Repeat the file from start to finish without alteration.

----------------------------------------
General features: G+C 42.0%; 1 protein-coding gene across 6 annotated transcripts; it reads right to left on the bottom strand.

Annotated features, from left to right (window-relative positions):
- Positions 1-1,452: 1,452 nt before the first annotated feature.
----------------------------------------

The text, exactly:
General features: G+C 42.0%; 1 protein-coding gene across 6 annotated transcripts; it reads right to left on the bottom strand.

Annotated features, from left to right (window-relative positions):
- Positions 1-1,452: 1,452 nt before the first annotated feature.